KARL: Well -- well...
CHENEY: And what the administration was slow to do was to come to that -- that recognition that we are at war, not dealing with criminal acts. And as I say, my response there dealt specifically to the fact the president called it an isolated extremist. It was not.
KARL: Well, I want to get to that notion of treating this as a law enforcement action, but what the administration will say is, look at what they have done, 30,000 additional troops to Afghanistan, doubling, tripling, and maybe even more the drone attacks on the tribal areas in Pakistan on Al Qaida targets. They say that they are actually dedicating more resources to the fight against Al Qaida than you were.
CHENEY: Well, I -- you know, I'm a complete supporter of what they're doing in Afghanistan. I think the president made the right decision to send troops into Afghanistan. I thought it took him a while to get there.
Having Stan McChrystal now in charge in Afghanistan I think is an excellent choice. General McChrystal's one of the most able officers I know. I'm glad they're doing what they're doing in Afghanistan. I'm not a critic of what they're doing, in terms of how they're dealing with that situation.
But I do see repeatedly examples that there are key members in the administration, like Eric Holder, for example, the attorney general, who still insists on thinking of terror attacks against the United States as criminal acts as opposed to acts of war, and that's a -- that's a huge distinction.
KARL: OK, before we get to Eric Holder, a couple more things from the vice president. He's been out responding preemptively to you. One thing he said we heard in the open, that he believes Iraq may ultimately prove to be one of the greatest achievements of the Obama administration.
CHENEY: Well, I -- I guess I shouldn't be surprised by my friend, Joe Biden. I'm glad he now believes Iraq is a success. Of course, Obiden and -- Obama and Biden campaigned from one end of the country to the other for two years criticizing our Iraq policy.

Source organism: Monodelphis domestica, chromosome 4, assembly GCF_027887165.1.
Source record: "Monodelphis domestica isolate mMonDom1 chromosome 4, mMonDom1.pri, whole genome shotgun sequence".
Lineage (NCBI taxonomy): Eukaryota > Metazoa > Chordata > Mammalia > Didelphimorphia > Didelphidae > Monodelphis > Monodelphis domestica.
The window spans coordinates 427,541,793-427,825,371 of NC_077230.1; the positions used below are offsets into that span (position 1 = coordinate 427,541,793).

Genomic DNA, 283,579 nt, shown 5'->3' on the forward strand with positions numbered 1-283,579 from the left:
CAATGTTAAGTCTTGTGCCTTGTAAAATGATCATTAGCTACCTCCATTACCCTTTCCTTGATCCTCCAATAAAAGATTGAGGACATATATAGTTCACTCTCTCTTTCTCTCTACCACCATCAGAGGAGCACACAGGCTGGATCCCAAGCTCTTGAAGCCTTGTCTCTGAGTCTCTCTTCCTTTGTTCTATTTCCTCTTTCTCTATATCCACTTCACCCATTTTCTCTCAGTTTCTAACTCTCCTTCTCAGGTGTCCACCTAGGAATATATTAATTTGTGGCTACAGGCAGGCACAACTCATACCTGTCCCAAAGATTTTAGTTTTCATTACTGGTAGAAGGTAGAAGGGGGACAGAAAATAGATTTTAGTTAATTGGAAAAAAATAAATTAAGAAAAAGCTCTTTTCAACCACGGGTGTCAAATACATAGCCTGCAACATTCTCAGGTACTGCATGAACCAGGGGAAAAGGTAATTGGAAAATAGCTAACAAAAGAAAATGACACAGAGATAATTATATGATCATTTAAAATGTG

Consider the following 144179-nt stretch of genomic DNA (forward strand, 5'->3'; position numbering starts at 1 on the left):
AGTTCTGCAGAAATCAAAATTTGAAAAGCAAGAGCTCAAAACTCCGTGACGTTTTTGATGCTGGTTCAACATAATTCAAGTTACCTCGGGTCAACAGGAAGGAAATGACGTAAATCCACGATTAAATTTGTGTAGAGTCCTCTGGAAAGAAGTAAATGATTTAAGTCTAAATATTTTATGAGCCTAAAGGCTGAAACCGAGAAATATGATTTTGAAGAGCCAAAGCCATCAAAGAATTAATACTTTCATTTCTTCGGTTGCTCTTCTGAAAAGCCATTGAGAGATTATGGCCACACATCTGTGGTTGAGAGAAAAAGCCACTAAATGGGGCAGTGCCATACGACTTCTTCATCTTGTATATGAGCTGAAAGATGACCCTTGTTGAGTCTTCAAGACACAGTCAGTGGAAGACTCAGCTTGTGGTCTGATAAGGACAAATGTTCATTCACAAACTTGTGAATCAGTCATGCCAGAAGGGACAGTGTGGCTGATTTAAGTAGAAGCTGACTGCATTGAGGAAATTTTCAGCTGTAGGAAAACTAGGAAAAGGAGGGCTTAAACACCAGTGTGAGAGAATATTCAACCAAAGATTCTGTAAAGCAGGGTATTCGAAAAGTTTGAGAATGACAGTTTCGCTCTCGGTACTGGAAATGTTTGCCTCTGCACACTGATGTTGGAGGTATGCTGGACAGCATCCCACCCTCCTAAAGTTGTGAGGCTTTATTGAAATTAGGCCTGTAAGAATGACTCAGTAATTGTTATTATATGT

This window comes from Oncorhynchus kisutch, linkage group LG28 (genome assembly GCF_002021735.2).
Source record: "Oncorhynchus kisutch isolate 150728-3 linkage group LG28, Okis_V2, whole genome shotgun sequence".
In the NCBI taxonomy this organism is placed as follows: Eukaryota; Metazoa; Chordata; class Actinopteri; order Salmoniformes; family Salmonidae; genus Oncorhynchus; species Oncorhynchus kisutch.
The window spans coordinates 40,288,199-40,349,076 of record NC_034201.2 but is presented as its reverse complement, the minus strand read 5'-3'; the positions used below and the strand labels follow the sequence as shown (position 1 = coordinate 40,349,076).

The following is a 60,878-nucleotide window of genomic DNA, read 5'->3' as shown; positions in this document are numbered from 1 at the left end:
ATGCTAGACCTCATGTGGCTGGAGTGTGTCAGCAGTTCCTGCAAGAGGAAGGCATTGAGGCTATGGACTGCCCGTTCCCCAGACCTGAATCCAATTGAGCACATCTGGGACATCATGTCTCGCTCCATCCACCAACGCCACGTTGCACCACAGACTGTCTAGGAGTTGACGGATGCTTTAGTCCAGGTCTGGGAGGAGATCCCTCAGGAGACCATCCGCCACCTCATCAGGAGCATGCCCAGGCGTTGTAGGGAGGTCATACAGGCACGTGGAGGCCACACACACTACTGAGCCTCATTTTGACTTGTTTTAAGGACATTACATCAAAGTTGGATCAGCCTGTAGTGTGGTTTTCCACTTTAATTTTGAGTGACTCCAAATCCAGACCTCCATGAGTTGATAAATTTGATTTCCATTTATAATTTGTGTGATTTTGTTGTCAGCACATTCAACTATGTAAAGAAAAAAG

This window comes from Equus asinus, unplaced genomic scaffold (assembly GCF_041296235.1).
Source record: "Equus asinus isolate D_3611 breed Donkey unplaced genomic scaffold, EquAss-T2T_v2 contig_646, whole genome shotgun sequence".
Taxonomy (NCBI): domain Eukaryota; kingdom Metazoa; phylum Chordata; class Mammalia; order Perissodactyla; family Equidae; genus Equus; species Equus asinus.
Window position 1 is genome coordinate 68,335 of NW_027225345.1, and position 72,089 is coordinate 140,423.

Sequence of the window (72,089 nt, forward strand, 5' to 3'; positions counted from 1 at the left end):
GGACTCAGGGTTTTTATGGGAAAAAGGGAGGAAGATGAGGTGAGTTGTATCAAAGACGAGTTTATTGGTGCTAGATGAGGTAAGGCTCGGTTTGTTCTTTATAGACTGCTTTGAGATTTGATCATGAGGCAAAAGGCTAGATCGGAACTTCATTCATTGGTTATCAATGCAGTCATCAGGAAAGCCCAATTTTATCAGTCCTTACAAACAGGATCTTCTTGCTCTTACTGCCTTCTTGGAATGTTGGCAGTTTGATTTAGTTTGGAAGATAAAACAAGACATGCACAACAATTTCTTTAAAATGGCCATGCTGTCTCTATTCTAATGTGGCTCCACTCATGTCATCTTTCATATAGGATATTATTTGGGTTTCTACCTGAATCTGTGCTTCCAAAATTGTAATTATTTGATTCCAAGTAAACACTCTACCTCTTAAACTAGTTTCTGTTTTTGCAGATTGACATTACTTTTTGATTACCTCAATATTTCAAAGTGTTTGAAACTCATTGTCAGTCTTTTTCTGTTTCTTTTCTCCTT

CHENEY: They opposed the surge that was absolutely crucial to our getting to the point we're at now with respect to Iraq. And for them to try to take credit for what's happened in Iraq strikes me as a little strange. I think if -- if they had had their way, if we'd followed the policies they'd pursued from the outset or advocated from the outset, Saddam Hussein would still be in power in Baghdad today.
So if they're going to take credit for it, fair enough, for what they've done while they're there, but it ought to go with a healthy dose of "Thank you, George Bush" up front and a recognition that some of their early recommendations, with respect to prosecuting that war, we're just dead wrong.
KARL: Well, in fact, Vice President Biden says that he believes that the war in Iraq was not worth it. What do you say to that? I mean, given the resources that were drawn away from the -- what you could argue is the central front in Afghanistan, Pakistan, is he right about that?
CHENEY: No. I -- I believe very deeply in the proposition that what we did in Iraq was the right thing to do. It was hard to do. It took a long time. There were significant costs involved.